My Big January count isn’t going so great. My January total of 54 species equals the number of birds I could see in one day at Sweetwater Wetlands in Tucson, AZ! This is a new thing for me to have to work so hard just to see birds.
My own yard has been practically silent since the invasion of hawks last week. The same day the Cooper’s hawk showed up I also saw a pair of Red-tails hunting my back yard later on that afternoon. I was just about to go out when I noticed motion out my bedroom window. I looked just in time to see one red-tail drop like a rocket to the ground. On the tree next to it I saw a gray squirrel scurrying up the bark. Then, to my utter surprise another red-tail flew out of one of the tall pines and landed on a bare branch closer to me. I grabbed my nearby camera and watched, but apparently the hawk also saw me pressed against the glass and it soon flew off.
The next day the little birds returned to the feeder and so did the Cooper’s hawk. Birds scattered everywhere. The feeders were abandoned. The final incident which has rendered my feeders virtually silent was the day of the snow storm. On the west side of our apartment the yard is bordered by a hedge that ends at a little stone wall which marks the corner of my neighbor’s yard and the backyard lawn and woods. There a little tangle of branches and vines tumbles over the wall creating a nice place for the juncos and sparrows to gather and hide. Sometimes the Carolina wren joins them. It always seems like a happy place and the birds seemed safe there. I have even seen mourning doves lying in the leaf litter in this location, sunning and preening themselves, or even taking a nap. The ground slopes slightly up on this spot so it is elevated over the rest of the yard. I suppose it is a bit like having a terrace to sit on and survey your surroundings. For whatever reason, the birds love it.
However, as Gus and I were exiting the house in the afternoon after the snow had stopped and the paths had all been shoveled we heard a commotion in the backyard and then a squeak! Gus was ahead of me and saw more than I did but we both looked up to see a Sharp-shinned Hawk on a branch above our heads and slightly in front of us. I saw the black and gray banded tail hanging down over the branch and there in the Sharpie’s talons a small butterscotch-colored bird was held tightly. The sharpie, heart pounding from the hunt and eyes flaming clutched the little bird. I had my bins in my purse and quickly tried to raise them up to see which bird it had, but the sharpie spied us and gathering itself it flew off, the little bird dangling beneath its body as it flew away. Oh! I hope it is not the Carolina Wren, I think to myself as the hawk flies away.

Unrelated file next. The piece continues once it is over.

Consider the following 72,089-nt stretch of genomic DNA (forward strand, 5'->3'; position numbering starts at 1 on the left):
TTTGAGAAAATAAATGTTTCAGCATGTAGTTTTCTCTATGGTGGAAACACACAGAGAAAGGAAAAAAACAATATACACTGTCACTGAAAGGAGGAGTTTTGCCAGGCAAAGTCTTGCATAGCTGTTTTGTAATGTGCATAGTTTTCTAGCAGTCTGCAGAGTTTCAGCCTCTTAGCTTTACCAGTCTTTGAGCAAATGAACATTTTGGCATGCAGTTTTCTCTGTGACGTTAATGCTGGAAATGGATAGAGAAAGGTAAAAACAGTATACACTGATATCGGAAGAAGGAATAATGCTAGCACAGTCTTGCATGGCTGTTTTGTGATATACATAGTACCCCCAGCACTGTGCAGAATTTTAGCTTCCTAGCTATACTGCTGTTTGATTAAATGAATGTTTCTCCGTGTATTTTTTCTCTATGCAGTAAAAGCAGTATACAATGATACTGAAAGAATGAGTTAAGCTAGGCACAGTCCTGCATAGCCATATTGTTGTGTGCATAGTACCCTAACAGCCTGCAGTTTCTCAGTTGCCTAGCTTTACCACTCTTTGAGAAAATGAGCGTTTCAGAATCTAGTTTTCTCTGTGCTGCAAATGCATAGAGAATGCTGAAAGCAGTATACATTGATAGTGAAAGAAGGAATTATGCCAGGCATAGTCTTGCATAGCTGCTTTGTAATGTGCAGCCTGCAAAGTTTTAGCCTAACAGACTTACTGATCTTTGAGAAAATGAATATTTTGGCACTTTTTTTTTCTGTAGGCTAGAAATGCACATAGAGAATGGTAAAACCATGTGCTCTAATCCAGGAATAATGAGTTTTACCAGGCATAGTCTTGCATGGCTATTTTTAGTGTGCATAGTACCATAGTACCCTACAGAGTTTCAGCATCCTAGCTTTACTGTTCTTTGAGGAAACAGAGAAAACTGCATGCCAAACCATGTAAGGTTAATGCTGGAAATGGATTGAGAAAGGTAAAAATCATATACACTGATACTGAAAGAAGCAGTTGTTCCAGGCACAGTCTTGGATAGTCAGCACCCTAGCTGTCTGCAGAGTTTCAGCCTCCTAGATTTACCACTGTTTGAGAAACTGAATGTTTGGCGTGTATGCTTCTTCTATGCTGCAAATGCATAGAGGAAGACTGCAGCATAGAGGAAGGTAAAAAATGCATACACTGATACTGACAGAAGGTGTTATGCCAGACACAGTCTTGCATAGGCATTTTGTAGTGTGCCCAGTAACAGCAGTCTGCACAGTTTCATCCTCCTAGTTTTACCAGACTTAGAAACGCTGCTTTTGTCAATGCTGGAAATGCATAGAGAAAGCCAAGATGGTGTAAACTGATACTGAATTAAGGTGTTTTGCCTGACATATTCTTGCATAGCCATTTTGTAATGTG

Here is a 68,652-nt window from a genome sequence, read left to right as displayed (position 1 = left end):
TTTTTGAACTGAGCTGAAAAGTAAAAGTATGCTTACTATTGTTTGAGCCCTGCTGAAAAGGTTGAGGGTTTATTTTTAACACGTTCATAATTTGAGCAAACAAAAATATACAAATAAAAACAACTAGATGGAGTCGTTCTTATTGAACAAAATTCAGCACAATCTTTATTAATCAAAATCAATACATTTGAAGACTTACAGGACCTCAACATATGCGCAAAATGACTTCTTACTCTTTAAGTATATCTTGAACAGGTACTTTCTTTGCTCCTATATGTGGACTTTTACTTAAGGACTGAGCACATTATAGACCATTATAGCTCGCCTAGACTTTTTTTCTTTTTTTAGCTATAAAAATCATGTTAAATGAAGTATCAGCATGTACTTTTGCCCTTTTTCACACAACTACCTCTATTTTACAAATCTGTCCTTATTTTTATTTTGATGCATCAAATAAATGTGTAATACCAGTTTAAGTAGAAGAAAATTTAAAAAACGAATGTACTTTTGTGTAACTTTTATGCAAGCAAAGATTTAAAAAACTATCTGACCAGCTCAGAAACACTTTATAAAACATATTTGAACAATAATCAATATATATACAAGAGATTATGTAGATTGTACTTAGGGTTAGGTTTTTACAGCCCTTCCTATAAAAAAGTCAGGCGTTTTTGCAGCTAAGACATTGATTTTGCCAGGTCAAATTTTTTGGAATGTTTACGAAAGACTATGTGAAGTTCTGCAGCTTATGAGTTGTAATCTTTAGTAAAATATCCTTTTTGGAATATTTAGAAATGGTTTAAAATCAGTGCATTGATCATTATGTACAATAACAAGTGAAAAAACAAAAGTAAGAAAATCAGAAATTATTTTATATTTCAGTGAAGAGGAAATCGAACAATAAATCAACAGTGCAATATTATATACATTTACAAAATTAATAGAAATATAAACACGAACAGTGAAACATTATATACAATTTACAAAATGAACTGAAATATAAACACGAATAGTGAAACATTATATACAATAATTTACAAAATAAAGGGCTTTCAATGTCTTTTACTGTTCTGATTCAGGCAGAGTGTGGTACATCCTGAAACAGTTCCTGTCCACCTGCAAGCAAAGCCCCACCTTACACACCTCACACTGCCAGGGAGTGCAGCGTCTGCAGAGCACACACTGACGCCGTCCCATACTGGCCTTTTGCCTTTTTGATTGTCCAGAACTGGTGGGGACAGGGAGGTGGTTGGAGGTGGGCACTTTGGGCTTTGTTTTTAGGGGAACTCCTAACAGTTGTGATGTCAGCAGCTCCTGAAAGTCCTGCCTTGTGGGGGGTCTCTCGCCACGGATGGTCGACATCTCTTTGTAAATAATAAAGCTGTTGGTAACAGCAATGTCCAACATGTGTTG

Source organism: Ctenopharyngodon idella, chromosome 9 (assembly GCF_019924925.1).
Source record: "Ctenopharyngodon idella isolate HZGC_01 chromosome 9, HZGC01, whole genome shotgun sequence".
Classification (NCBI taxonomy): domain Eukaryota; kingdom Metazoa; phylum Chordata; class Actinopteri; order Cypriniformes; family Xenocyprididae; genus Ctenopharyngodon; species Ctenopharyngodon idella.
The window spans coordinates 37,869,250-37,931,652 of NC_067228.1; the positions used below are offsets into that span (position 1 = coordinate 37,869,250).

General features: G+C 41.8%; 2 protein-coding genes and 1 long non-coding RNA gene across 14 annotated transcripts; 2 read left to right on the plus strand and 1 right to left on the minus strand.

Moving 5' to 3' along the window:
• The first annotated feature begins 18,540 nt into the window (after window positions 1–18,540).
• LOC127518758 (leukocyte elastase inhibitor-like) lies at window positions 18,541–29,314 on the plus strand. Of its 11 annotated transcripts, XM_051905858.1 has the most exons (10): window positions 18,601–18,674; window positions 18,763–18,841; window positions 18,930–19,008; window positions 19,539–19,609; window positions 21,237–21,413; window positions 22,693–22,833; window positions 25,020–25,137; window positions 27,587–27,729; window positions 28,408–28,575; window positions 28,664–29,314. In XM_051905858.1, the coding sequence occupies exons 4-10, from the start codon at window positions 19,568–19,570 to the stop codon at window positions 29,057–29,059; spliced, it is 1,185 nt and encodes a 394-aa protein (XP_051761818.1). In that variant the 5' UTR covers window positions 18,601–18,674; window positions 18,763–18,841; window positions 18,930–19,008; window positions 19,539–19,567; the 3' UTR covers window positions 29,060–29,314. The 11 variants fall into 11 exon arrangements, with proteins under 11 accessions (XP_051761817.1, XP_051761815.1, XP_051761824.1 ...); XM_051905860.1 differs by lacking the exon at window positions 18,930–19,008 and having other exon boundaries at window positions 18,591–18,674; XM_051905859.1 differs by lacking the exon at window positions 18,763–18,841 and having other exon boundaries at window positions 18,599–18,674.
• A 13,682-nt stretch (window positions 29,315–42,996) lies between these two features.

I have not seen the juncos or sparrows in the stonewalled corner since that day. Now the birds take flight at the slightest motion when I walk past the windows or try to peek out and see them. On at least one occasion I have entered a count of zero into my eBird data as there have been no birds to count! One count I entered had just two birds; a crow flying overhead, and a poor shy dove huddled beneath the drooping branches of the yew tree. Yes, it has been very exciting and now very quiet around here.
The snow has not helped my quest for birds either. I drive around the country roads looking for places to find bird but the trees are empty, which is a good thing, because there is absolutely no place to pull off and watch them! Snow banks tower overhead everywhere I go! I cannot see over them in many places to the meadows beyond, and if I am driving through forest, the snow covered branches are void of birds. All the ponds and lakes are frozen as are the creeks and streams. Even most of the rivers are frozen yet there must be open water somewhere for I have seen ducks and even Great Blue Herons flying over my head. Where are they going? I want to know! I want to see!
Gus and I drove out to the Ipswich Wildlife Sanctuary in Topsfield yesterday in hopes of seeing birds. While it is only about 13 miles from my house it took us 30 minutes driving winding country roads to get there. In many places my view is blocked by the ever towering snow banks. We drive past old colonial homes from the 17 and 1800’s. It is a pretty drive but I do not see any birds the whole way. Once at the sanctuary we park in the parking lot and I get out. While this sanctuary encompasses 2,200 acres, it is all snow covered and I cannot walk the trails. In the trees surrounding the parking lot I see chickadees and titmice, but I have those same birds in my yard. There is nothing new or different here and the hour is late, so we leave. The drive is not wasted for I will return here when the snow melts, but for today it was a bust as far as adding to my Big January total. At one point I thought I heard the call of a northern flicker, which would have added to my list, but though I scanned the fields and forest around me, I never found the bird and it stopped calling.
Today in January 30th. I have two day left to count. Today Gus and I will take a trip to the ocean once again, for it seems to be the only place I can find and see birds in all this deep snow! If I could see a purple sandpiper or a razorbill or even a cormorant, that would be exciting for me! Right now the sky is cloudy and threatening but the roads are clear and the temperature has climbed to nearly 20 degrees!
Wish me luck!